Using Templates - Copyright Infringement?

Reply Sun 12 Jan, 2014 11:09 am
I was having a discussion with someone at work about adapting a graphics-oriented template that comes supplied with graphics product we either own or subscribe to - and the person voiced what I believe to be a perhaps uninformed and definitely overly-cautious statement of, ". . . well if we adapt that template, are there any copyright issues?". Yikes!

I pointed that we have purchased (or subscribed) to the product and that the templates are provided with the intent of being adapted by the end-user and that we would be adding additional graphic elements to these templates that would result in this being what I believe qualifies as, if not an original artistic output then more likely a "transformative work" (I'm not a lawyer, but I believe that's the legal terminology regarding artistic works).

Some would characterize me as "reckless" that I would be willing to take "a risk", but I'm sick to death of our overly rules-sensitive culture, and while I appreciate why copyright laws exist, I think I understand the difference between "the fair use" principle and plagiarism and copyright infringement, and neither of those are in play in this situation, and if they are - what the heck good would a "template" be anyway? And by definition, a template is a document or file having a preset format, used as a starting point for a particular application so that the format does not have to be recreated each time it is used. I won't be unhappy is someone suggests that I can push the button marked - No Need to Consult Counsel, but I'm also willing to hear that I'm wrong (which will make me less-happy . . . http://i195.photobucket.com/albums/z319/CGDobyns/sm-rolleyes.gif)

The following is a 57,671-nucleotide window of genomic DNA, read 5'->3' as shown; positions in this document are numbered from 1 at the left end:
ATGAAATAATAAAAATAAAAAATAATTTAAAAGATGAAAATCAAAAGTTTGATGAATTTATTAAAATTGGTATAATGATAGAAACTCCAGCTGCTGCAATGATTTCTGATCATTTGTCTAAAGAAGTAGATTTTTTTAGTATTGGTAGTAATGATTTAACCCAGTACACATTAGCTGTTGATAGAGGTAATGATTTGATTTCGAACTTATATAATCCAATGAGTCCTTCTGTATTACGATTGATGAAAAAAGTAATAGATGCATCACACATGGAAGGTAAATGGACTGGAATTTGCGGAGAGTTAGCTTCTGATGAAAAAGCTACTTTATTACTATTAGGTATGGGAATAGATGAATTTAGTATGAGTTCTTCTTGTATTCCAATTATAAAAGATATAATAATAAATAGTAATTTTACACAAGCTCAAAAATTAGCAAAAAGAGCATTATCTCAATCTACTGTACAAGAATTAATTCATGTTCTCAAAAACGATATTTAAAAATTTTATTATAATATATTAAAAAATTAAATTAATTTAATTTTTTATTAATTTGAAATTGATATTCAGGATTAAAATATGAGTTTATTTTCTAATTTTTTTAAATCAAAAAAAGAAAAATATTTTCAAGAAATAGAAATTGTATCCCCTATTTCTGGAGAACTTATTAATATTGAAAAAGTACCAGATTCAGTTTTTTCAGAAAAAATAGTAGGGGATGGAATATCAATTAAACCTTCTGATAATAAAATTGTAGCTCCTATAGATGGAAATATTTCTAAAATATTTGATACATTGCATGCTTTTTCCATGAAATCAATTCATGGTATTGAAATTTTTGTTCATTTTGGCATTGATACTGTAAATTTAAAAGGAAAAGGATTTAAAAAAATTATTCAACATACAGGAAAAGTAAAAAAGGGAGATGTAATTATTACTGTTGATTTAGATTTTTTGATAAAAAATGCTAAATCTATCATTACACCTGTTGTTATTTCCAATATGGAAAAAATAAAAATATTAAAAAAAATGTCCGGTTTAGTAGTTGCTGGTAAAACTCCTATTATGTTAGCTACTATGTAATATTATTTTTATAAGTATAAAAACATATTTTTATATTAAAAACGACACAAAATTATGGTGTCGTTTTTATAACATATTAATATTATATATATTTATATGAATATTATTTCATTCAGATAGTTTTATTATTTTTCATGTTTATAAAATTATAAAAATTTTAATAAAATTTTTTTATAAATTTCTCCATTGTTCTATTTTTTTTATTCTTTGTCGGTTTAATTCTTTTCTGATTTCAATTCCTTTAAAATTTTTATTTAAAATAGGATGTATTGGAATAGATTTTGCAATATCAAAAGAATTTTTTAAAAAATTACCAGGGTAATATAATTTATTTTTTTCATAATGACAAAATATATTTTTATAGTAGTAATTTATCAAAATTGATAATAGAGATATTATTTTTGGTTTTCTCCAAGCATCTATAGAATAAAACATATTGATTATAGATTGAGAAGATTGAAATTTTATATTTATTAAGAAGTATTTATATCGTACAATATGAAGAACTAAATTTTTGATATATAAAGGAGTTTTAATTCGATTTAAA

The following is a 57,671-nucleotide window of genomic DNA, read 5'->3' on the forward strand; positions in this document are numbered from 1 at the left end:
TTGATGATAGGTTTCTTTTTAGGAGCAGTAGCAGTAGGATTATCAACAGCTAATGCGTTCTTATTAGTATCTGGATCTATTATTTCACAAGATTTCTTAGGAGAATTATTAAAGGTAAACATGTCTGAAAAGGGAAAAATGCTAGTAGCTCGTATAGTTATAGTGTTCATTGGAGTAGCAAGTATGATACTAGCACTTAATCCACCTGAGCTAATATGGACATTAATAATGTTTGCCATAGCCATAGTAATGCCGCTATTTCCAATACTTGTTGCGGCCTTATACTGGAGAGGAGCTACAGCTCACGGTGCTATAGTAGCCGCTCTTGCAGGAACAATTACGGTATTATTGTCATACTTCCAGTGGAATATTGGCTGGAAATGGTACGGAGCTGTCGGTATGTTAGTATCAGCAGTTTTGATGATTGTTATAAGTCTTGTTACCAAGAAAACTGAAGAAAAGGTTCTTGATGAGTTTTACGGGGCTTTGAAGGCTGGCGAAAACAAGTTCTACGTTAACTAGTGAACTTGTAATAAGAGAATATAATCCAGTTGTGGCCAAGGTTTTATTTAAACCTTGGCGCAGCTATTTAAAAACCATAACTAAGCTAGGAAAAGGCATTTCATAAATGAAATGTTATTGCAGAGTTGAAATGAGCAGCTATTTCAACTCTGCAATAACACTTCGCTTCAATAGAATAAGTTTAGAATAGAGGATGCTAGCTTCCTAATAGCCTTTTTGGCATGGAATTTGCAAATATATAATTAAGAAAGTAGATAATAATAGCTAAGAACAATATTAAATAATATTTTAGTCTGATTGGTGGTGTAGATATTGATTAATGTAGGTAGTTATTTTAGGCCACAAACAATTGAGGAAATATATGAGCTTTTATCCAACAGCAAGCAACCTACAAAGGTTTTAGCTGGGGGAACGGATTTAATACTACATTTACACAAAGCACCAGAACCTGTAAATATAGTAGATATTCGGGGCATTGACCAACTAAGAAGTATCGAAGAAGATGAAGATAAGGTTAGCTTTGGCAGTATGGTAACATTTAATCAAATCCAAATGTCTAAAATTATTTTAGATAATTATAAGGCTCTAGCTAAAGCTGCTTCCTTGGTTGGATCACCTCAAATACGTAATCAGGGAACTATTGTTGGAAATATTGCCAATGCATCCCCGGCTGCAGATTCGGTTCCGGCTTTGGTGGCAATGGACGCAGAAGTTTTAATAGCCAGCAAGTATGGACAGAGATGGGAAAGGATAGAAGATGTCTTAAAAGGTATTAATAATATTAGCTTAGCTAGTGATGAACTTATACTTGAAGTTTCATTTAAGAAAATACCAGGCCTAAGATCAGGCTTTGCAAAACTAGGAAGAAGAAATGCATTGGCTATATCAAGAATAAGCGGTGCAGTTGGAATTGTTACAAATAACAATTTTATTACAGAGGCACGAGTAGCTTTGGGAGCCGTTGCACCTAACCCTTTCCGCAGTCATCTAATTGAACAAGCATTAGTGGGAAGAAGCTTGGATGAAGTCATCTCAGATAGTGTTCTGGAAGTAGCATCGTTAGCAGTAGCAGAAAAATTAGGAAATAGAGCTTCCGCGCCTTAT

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Reply Sun 12 Jan, 2014 01:13 pm
If the template came with the product, it's likely that it's fine for all uses, but there's no harm in RTFM.

Many such templates require that footer or other attribution information be included when they're used, but otherwise usage is fairly open.

If you're really concerned, Google the template and the terms "fair use" or "creative commons" (use the quotation marks as these are terms of art) and see if the template comes up, or a reasonable substitution does.
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Reply Mon 13 Jan, 2014 08:20 am
Would this be similar to using some kind of graphics program, like PrintArtist, to do a newletter or to design a greetingcard or game?

I believe it would be a TOOL used to do an original creation.
Reply Tue 14 Jan, 2014 05:02 pm
In response to both of these observations - I think what's proposed is correct. I did check with my brother, who is a lawyer (and perhaps a questionable one at that . . . but you can pick your friends, but you can't pick your family) - and he confirms that by definition - templates are not subject to copyright protection, if they are used for the original purpose intended, and as provided for by the product.

To assume otherwise, would have you necessarily including a copyright permissions statement every time you opened a New Word document template, or started a new PowerPoint presentation using one of the templates that are provided. Double yikes!
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